NATIONAL

US-South Korea ‘biggest-ever’ air combat drill kicks off

By Yeo Jun-suk

S. Korea and US militaries start joint air force exercise in a show of force against NK's escalating threat.

  • Published : Dec 4, 2017 - 16:14
  • Updated : Dec 4, 2017 - 21:12

The South Korean and US militaries on Monday kicked off their biggest-ever combined air force exercise, involving two dozen US stealth fighters, in a show of force against North Korea’s escalating nuclear and missile threats.

The two countries’ air forces launched their annual Vigilant Ace 18 drill, which involves six F-22 Raptors, six F-35A and 12 F-35B stealth fighter jets, according to the South Korean and US air forces. A total of 12,000 US personnel from the air force, marines and navy will also join the exercise. The drill will continue until Dec. 8.

Some 260 aircraft from South Korea and the US are expected to participate in the exercise, military sources here said, while the US Air Force said the drill will involve about 230 aircraft. Seoul’s Defense Ministry declined to reveal the specific number of participating aircrafts.

“This realistic air combat exercise is designed to enhance interoperability between US and Republic of Korea forces and increase the combat effectiveness of both nations,” the US 7th Air Force said in a statement on Monday.

F-22 Raptors takes off from South Korea`s air base in Gwangju. Yonhap

The 7th Air Force highlighted the drill was “not in response to any incident or provocation,” but the exercise is largely seen as US extended deterrence against North Korea, which fired a new Hwasong-15 Intercontinental ballistic missile last Wednesday.

Including two dozen stealth aircrafts, the US also dispatched six EA-18G Growler -- electronic warfare aircrafts -- and B-1B Lacer bombers. A group of F-15C and F-16 jet fighters also joined the drill. Most of them flew from US Air Force bases in Japan.

For the South Korean part, F-15K, KF-16, FA-50 and F-5 jet fighters will participate in the drill. E-737 Peace Eye surveillance aircrafts and KA-1 training fighters will also join the US advanced assets to conduct “realistic” combat training, according to the South Korean Air Force.

“It is quite rare for the US to deploy stealth fighters in such a scale,” said a South Korean military official, who declined to reveal his identity due to the sensitivity of the issue.

During the five-day exercise, the stealth fighters are expected to involve drills targeting North Korea’s mobile missile launchers -- also known as Transporter Erector Launchers -- and underground nuclear and missile facilities.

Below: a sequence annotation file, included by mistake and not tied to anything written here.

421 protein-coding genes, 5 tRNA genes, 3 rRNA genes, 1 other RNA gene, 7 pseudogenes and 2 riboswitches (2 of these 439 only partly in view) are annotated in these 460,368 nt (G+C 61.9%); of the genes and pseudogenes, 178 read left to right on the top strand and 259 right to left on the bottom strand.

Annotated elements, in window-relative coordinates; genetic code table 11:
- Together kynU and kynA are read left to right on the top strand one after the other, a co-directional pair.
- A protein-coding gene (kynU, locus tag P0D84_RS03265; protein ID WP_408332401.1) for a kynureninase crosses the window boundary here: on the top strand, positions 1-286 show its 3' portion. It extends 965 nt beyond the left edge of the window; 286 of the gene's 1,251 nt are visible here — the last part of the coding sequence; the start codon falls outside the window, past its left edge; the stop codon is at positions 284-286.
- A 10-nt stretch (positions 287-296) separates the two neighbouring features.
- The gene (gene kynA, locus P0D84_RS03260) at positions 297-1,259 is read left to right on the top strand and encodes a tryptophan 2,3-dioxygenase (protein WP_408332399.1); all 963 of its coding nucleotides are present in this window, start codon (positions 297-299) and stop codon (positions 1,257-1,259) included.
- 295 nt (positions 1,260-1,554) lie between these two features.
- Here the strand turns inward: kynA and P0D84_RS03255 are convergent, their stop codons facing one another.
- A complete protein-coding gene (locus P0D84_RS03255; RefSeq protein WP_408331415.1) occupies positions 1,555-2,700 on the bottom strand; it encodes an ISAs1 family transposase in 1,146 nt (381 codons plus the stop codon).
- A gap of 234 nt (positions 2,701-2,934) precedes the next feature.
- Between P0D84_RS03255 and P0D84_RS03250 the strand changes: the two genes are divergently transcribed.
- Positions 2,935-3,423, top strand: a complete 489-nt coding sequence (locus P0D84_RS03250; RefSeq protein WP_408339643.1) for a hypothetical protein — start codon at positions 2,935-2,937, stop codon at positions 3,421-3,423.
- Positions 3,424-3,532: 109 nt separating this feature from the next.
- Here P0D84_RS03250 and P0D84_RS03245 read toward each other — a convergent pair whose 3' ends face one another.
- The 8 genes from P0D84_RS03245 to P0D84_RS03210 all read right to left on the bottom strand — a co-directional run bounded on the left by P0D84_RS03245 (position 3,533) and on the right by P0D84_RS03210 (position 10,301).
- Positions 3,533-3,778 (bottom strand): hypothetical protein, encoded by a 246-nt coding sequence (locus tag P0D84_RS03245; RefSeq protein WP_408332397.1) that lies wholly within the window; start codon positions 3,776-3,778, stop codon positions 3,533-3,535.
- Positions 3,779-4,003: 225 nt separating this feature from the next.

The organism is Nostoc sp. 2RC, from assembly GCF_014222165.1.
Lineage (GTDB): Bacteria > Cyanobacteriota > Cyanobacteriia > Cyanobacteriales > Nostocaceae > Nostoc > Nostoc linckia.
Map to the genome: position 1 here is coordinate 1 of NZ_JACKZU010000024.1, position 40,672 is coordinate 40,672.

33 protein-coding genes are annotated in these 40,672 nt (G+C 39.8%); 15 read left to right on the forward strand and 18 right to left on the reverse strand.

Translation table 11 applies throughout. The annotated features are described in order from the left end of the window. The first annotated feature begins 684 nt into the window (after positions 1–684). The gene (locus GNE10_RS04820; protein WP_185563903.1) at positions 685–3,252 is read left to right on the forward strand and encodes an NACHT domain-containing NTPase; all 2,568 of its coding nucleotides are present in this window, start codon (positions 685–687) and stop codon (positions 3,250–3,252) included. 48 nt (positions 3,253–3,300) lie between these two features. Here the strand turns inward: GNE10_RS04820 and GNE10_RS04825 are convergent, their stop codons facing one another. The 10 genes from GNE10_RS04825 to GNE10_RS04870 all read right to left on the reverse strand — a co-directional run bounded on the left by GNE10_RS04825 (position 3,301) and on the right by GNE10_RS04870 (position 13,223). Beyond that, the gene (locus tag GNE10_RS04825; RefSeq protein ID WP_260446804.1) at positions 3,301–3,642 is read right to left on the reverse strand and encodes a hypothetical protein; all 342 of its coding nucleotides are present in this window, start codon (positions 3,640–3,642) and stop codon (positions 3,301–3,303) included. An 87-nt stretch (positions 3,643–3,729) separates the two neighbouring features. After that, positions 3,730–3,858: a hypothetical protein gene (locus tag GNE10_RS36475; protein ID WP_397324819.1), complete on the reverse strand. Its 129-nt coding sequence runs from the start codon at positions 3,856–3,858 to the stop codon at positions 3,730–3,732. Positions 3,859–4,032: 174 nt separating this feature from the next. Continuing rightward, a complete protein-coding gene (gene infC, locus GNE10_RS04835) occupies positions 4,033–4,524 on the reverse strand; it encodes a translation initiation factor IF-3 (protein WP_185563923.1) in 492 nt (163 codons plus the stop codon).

South Korea’s Defense Ministry told lawmakers Friday that the exercise will apply combined Prepositioned Air Tasking Order (Pre ATO), a classified military plan that lists air sorties for a fixed 24-hour period, with individual aircraft types, and mission types.

The wargame will also focus on conducting precision strikes against North Korea’s long-range artillery units positioned across the border and interdicting operation designed to block North Korea’s Special Forces’ naval infiltration, the military sources said.

“Through real-time coordination and control between the combined forces’ assets, we will ensure our capability to accomplish missions, familiarize with procedures for combined operations and enhance our logistic capability,” the South Korean Air Force said in a statement.

Including the units under the US Pacific Command, two US fighter wings stationed in South Korea -- 8th Fighter Wing and 51 Fighter Wing -- joined the exercise. For South Korea, a total of 10 Air Force units participated in the drill, including 11th, 19th and 20th Fighter Wings.

Meanwhile, one F-22 fighter was caught showing signs of malfunction when it landed on an airbase in southern city of Gwangju after conducting an air combat drill earlier in the day, according to Yonhap News Agency.

The aircraft appeared to stand still on the airstrip for a while after carrying out a 90-minute drill with another three F-22 fighters. Afterwards, the aircraft was drawn by a vehicle to a hanger, while the other three F-22 moved to the place by themselves.

“As Far as we know, all F-22 landed (at the airbase) successfully after completing their mission,” said an official from the South Korean Air Force. “Further confirmation is needed to figure out why the F-22 failed to move by itself.”

(jasonyeo@heraldcorp.com)